6.4.3 Acoustic halos

    The effect of near-surface magnetic fields, both inside and outside sunspots, on the p-modes is an important consideration in helioseismology. It has been known since their discovery (Leighton, Noyes and Simon 1962) that the amplitude of the 5-minute oscillations is reduced in regions of strong magnetic field (see e.g. Howard, Tanenbaum and Wilcox 1968 Woods and Cram 1981). More recently, however, it was discovered that the amplitude of higher-frequency acoustic waves, with frequencies in the range 5.5-7.7 mHz (just above the acoustic cutoff frequency in the low photosphere), is actually increased in areas surrounding regions of strong magnetic field. In the chromosphere so-called 'halos' of excess high-frequency acoustic power (in Ca II K intensity) surround active regions and often extend well into the surrounding quiet Sun (Braun et al. 1992b Toner and LaBonte 1993), while in the photosphere more compact and fragmented halos of excess acoustic power (in Doppler velocity) surround small patches of strong magnetic field (Brown et al. 1992 Hindman and Brown 1998 Jain and Haber 2002). Both the suppression of p-mode power within a developing pore and the surrounding halo of enhanced higher-frequency acoustic power can be detected even before the pore begins to appear as a dark patch in the photosphere (Thomas and Stanchfield 2000).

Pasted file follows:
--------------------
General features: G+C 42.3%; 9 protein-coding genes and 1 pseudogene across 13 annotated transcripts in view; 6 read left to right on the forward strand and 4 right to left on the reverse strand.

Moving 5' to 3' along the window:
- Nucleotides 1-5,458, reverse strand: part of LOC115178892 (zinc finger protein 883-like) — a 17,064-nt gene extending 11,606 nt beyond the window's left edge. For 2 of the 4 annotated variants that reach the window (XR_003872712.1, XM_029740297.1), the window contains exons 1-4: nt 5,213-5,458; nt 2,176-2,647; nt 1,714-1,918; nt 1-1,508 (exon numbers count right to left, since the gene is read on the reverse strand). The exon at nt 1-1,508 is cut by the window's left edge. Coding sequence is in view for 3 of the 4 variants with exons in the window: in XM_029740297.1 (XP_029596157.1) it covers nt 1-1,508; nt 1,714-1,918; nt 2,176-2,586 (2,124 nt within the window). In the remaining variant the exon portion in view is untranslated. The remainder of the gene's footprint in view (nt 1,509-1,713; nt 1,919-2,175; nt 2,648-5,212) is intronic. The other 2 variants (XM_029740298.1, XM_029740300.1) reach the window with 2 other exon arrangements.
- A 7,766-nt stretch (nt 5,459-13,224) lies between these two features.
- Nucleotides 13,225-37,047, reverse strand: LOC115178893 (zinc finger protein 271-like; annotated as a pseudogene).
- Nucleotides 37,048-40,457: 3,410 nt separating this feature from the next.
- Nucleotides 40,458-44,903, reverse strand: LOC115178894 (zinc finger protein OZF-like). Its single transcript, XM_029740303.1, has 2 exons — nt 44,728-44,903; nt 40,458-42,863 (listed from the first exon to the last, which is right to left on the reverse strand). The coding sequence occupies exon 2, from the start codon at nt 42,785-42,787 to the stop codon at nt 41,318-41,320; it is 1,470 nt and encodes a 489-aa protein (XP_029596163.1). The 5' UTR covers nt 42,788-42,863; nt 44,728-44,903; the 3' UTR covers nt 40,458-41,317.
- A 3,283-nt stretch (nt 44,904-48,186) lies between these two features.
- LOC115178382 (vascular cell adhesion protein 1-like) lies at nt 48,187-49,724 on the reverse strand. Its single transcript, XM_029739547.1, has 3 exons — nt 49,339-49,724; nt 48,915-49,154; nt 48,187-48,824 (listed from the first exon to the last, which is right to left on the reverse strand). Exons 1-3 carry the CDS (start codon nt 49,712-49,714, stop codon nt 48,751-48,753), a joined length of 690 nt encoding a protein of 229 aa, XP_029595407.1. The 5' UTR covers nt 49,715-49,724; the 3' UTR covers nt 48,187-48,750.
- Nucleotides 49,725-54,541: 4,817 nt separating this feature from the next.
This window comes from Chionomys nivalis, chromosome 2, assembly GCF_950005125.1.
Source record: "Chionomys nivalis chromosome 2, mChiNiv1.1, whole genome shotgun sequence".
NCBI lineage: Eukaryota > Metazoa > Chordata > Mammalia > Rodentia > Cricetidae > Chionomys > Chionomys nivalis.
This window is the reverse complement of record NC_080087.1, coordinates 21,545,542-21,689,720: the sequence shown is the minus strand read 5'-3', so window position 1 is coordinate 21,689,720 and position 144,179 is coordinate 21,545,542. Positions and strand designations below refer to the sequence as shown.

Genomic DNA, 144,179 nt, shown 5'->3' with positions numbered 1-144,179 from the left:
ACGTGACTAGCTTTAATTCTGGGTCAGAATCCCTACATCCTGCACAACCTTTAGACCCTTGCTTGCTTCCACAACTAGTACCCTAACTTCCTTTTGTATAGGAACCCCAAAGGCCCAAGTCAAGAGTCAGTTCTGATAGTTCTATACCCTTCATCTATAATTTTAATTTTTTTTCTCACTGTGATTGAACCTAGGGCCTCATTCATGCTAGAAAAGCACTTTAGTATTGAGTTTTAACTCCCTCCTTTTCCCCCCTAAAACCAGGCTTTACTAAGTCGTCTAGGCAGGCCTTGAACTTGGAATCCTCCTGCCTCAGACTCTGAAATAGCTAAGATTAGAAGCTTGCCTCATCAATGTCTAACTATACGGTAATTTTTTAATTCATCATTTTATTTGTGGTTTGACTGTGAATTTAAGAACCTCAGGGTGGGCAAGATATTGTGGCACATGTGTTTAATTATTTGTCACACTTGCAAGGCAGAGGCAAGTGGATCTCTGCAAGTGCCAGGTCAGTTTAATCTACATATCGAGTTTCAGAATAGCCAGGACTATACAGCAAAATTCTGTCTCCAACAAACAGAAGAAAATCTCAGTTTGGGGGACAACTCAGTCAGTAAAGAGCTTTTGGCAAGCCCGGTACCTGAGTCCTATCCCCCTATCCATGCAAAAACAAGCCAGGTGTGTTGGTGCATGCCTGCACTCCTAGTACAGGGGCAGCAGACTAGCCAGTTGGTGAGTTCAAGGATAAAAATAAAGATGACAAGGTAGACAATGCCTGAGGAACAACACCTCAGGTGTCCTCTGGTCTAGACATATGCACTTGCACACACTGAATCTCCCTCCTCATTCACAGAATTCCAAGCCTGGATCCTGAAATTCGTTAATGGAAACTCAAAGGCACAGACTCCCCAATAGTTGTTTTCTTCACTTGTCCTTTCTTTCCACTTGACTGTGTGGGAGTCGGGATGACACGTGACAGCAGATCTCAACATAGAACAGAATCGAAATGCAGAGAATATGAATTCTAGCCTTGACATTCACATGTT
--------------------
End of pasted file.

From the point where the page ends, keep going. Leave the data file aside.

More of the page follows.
The origin of the acoustic halos and the connection between the chromospheric and pho-tospheric halos are still not fully understood. The large chromospheric halos might be caused by a general enhancement of acoustic emission from the convection zone in regions adjacent to a strong magnetic field. The more localized photospheric halos might be associated with some sort of magnetic flux-tube wave concentrated around the surface of the flux tube, such as the 'jacket modes' found by Bogdan and Cally (1995) or a surface Alfven wave excited by resonant absorption of incident acoustic waves. Hindman and Brown (1998) found that the photospheric halos show up in Doppler velocity but not in continuum intensity, suggesting either nearly incompressible motions or compressible acoustic motions aligned vertically by the magnetic field, increasing the line-of-sight velocity without increasing the intensity variations. Muglach (2003) found no enhancement of 3-minute chromospheric power around active regions in UV intensity variations measured with broad-band filters on the TRACE satellite, suggesting that the halos in Ca II K intensity observed with narrow-band filters may be more a product of Doppler shifts of the line than of intensity variations within the line.